Supreme Court building. February 7, 2007. Credit: Diego M. Radzinschi/LEGAL TIMES. Supreme Court building. February 7, 2007. Credit: Diego M. Radzinschi/LEGAL TIMES.

On March 20, 2019, the Supreme Court handed down its decision in Obduskey v. McCarthy & Holthus, which sought to end a debate about whether the enforcement of security interests by non-judicial foreclosure is considered “debt collection” within the meaning of the Fair Debt Collection Practices Act (FDCPA), 15 U.S.C. §1692 et seq. Justice Breyer, writing for a unanimous court, upheld the lower courts’ determinations that the foreclosing law firm in a non-judicial foreclosure was doing “no more than” enforcement of a security instrument and was thus not a covered “debt collector.” Although the Justice’s conclusion is based on a straight forward textual analysis, it is overly academic, detached from the realities of debt collection, and misses the obvious intent of this important consumer protection law.

The FDCPA defines a debt collector as “any person … in any business the principal purpose of which is the collection of any debts, or who regularly collects or attempts to collect, directly or indirectly, debts.” 15 U.S.C. §1692a(6). The Justices agree that this primary definition would clearly cover law firms seeking to enforce a foreclosure claim, judicially or non-judicially, were it not for a single clause at the end of the definition: “[f]or the purpose of section 1692f(6) of this title, such term also includes any person … in any business the principal purpose of which is the enforcement of security interests” (emphasis added). The Court concludes that non-judicial foreclosures seek only to enforce a bank’s security interest in the mortgaged home, and so this “limited-purpose definition” applies to law firms engaged in non-judicial foreclosures. Thus, the majority of the provisions of the FDCPA no longer apply to law firms foreclosing on homes in non-judicial foreclosure states. The Court does not, however, extend this ruling to judicial foreclosures; foreclosing law firms in judicial foreclosure states remain subject to all the provisions of the FDCPA.

In Obduskey, the Court creates a legal fiction in which—for the purpose of the FDCPA—non-judicial and judicial foreclosure operate differently. In theory, the two foreclosure schemes serve different purposes. The Court notes that foreclosure in non-judicial states provides no means to obtain a deficiency judgment: if the non-judicial auction does not satisfy the total debt, the creditor must file an action in court to collect the remainder. Thus, a non-judicial foreclosure is not a means to collect the balance due on the debt, but rather is only recoupment of the security interest. By contrast, in judicial foreclosure states such as New York, filing a court action against the homeowner calls the entire amount of the debt due. In this way, a judicial foreclosure serves as a demand for money and remains a collection of debt within the meaning of the primary definition in the FDCPA. Judicial foreclosure also provides a mechanism for deficiency judgments within the foreclosure litigation itself, enabling collection of amounts remaining after a foreclosure auction. The FDCPA, and Justice Breyer’s interpretation of it, depends on this distinction to treat debt collectors enforcing mortgages differently in these two regimes.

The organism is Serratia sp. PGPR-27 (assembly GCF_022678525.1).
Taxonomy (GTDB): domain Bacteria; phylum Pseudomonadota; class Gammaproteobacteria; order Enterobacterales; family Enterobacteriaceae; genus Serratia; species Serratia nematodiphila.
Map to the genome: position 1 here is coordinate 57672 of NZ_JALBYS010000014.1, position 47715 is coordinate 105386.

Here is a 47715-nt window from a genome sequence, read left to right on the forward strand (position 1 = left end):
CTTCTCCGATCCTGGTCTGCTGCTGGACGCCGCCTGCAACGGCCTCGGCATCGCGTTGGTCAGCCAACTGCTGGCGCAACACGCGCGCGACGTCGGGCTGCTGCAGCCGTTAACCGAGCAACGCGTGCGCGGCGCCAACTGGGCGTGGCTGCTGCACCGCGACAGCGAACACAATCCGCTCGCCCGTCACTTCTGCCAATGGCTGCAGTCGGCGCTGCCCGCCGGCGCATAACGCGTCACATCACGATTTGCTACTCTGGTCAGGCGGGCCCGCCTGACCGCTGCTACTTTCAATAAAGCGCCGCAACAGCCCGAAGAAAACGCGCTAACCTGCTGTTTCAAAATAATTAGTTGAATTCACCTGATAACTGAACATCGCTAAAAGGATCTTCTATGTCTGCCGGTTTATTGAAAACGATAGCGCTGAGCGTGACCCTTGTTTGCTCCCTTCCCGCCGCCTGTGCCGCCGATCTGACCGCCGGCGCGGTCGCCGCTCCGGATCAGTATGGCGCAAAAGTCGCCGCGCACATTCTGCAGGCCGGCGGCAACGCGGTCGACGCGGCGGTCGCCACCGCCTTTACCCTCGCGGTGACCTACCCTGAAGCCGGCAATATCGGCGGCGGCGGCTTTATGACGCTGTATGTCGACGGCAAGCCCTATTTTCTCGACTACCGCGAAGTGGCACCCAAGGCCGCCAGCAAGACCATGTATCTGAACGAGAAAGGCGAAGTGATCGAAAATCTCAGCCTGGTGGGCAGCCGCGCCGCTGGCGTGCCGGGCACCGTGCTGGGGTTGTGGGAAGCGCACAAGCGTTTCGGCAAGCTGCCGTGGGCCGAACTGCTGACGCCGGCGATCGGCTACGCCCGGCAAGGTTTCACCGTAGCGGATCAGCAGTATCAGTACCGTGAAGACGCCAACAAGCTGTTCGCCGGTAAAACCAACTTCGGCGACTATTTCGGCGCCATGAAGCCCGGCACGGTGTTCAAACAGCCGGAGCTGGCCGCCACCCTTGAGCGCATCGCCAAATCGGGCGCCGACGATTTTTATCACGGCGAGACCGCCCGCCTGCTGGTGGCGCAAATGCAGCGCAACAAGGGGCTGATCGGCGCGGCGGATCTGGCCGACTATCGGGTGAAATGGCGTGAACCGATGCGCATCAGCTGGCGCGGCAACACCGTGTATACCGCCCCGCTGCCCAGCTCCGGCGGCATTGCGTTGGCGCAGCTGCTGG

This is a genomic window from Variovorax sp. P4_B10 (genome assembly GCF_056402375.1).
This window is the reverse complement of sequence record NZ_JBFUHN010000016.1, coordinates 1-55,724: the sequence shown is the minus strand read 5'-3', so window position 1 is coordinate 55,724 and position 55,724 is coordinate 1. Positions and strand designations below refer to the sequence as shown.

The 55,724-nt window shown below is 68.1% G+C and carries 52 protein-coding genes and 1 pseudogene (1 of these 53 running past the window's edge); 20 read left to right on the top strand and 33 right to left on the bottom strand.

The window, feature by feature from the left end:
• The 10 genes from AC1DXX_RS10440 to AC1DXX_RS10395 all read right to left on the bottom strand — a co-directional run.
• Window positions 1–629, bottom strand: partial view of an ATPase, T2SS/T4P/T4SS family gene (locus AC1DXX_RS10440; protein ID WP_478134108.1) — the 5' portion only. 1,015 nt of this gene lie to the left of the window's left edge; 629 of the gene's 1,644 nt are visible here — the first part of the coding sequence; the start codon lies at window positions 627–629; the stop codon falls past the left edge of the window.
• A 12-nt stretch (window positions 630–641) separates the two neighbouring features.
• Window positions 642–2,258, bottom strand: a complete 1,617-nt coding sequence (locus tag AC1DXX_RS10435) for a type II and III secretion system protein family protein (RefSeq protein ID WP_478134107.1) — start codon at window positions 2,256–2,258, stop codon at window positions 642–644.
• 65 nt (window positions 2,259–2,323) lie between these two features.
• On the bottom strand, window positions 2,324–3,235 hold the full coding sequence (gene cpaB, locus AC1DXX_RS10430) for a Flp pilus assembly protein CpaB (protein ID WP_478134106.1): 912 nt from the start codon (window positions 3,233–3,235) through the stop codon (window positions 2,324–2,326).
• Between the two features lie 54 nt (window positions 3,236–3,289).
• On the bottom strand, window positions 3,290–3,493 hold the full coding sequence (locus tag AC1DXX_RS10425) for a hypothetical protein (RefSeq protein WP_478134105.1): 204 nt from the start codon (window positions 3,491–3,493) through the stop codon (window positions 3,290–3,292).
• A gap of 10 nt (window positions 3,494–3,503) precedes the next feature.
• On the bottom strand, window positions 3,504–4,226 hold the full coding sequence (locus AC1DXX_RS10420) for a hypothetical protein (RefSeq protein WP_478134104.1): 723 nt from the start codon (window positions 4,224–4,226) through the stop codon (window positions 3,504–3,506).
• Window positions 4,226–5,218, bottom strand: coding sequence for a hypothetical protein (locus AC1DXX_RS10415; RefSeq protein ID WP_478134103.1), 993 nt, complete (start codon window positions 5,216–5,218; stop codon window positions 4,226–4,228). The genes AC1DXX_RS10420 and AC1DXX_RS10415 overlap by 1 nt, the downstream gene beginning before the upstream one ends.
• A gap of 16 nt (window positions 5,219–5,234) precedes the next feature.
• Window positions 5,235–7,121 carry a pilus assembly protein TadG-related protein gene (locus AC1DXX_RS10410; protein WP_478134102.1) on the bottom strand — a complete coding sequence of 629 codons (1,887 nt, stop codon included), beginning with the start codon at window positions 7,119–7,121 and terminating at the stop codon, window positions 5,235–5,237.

In reality, though, this distinction does not create significant differences in the practice of foreclosures. Homeowners in either type of jurisdiction experience foreclosure similarly: debt collection with the risk of losing one’s home. To a consumer, creditors–via their law firm-agents–are seeking to enforce a home loan debt, regardless of whether a deficiency judgment can be obtained within the same procedure or requires a separate and subsequent filing.

This dichotomy of judicial and non-judicial foreclosures undermines the FDCPA’s very goal. The statute’s declared purpose is “to eliminate abusive debt collection practices by debt collectors, to insure that those debt collectors who refrain from using abusive debt collection practices are not competitively disadvantaged, and to promote consistent State action to protect consumers against debt collection abuses.” This purpose should serve as a context for the Court’s analysis, and yet is surprisingly lacking from the Obduskey opinion. Similarly situated homeowners in Colorado and New York should each enjoy federal protections against abusive debt collectors. However, post-Obduskey, they don’t. Now, a Colorado homeowner has no claim against conduct for which a New Yorker has a right of action. According to the Court in Obduskey, about half of the states are non-judicial foreclosure jurisdictions. In seeking to resolve a circuit split as to the application of the FDCPA, the Court created an even more patchwork and rigid split between judicial foreclosure and non-judicial foreclosure states.

Justice Sotomayor wrote a separate concurrence essentially begging Congress to “clarify[] the statute if we have gotten it wrong.” Debt collection is debt collection, no matter the forum, and the FDCPA was intended to protect consumers from all forms of abusive debt collection practices. Obduskey creates a world in which a consumer’s protections under a federal law depend on where they live, despite the FDCPA’s attempt to “promote consistent” consumer protections. Homeowners should have the Act’s broad protections in every state. As Justice Sotomayor notes, “[T]he initiation of a foreclosure itself sends a clear message: ‘[P]ay up or lose your house.’”

Winston Berkman-Breen is Staff Attorney/Justice Catalyst Fellow, and Julie Anne Howe is Senior Staff Attorney, at the New York Legal Assistance Group, Consumer Protection Unit.